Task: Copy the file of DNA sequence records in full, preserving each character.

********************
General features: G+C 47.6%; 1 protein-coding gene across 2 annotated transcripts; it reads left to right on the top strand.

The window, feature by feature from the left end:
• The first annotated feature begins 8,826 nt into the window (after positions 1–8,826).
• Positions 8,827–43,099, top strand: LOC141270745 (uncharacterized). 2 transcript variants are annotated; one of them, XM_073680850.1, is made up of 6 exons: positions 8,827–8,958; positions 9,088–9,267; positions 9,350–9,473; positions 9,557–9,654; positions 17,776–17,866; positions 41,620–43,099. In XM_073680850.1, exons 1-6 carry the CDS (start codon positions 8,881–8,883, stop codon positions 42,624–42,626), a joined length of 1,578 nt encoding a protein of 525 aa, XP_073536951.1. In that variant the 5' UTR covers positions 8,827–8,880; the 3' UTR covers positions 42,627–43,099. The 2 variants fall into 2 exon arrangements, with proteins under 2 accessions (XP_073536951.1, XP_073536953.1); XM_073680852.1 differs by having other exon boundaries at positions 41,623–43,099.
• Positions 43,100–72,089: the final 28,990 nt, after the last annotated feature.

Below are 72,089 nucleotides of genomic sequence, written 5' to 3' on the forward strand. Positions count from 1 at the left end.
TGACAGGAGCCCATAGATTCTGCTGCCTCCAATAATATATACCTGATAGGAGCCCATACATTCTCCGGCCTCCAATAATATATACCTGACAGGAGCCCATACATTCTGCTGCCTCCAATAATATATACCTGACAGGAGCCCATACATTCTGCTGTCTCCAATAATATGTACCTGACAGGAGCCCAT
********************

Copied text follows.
General features: G+C 47.6%; 1 protein-coding gene across 2 annotated transcripts; it reads left to right on the top strand.

The window, feature by feature from the left end:
• The first annotated feature begins 8,826 nt into the window (after positions 1–8,826).
• Positions 8,827–43,099, top strand: LOC141270745 (uncharacterized). 2 transcript variants are annotated; one of them, XM_073680850.1, is made up of 6 exons: positions 8,827–8,958; positions 9,088–9,267; positions 9,350–9,473; positions 9,557–9,654; positions 17,776–17,866; positions 41,620–43,099. In XM_073680850.1, exons 1-6 carry the CDS (start codon positions 8,881–8,883, stop codon positions 42,624–42,626), a joined length of 1,578 nt encoding a protein of 525 aa, XP_073536951.1. In that variant the 5' UTR covers positions 8,827–8,880; the 3' UTR covers positions 42,627–43,099. The 2 variants fall into 2 exon arrangements, with proteins under 2 accessions (XP_073536951.1, XP_073536953.1); XM_073680852.1 differs by having other exon boundaries at positions 41,623–43,099.
• Positions 43,100–72,089: the final 28,990 nt, after the last annotated feature.

Below are 72,089 nucleotides of genomic sequence, written 5' to 3' on the forward strand. Positions count from 1 at the left end.
TGACAGGAGCCCATAGATTCTGCTGCCTCCAATAATATATACCTGATAGGAGCCCATACATTCTCCGGCCTCCAATAATATATACCTGACAGGAGCCCATACATTCTGCTGCCTCCAATAATATATACCTGACAGGAGCCCATACATTCTGCTGTCTCCAATAATATGTACCTGACAGGAGCCCAT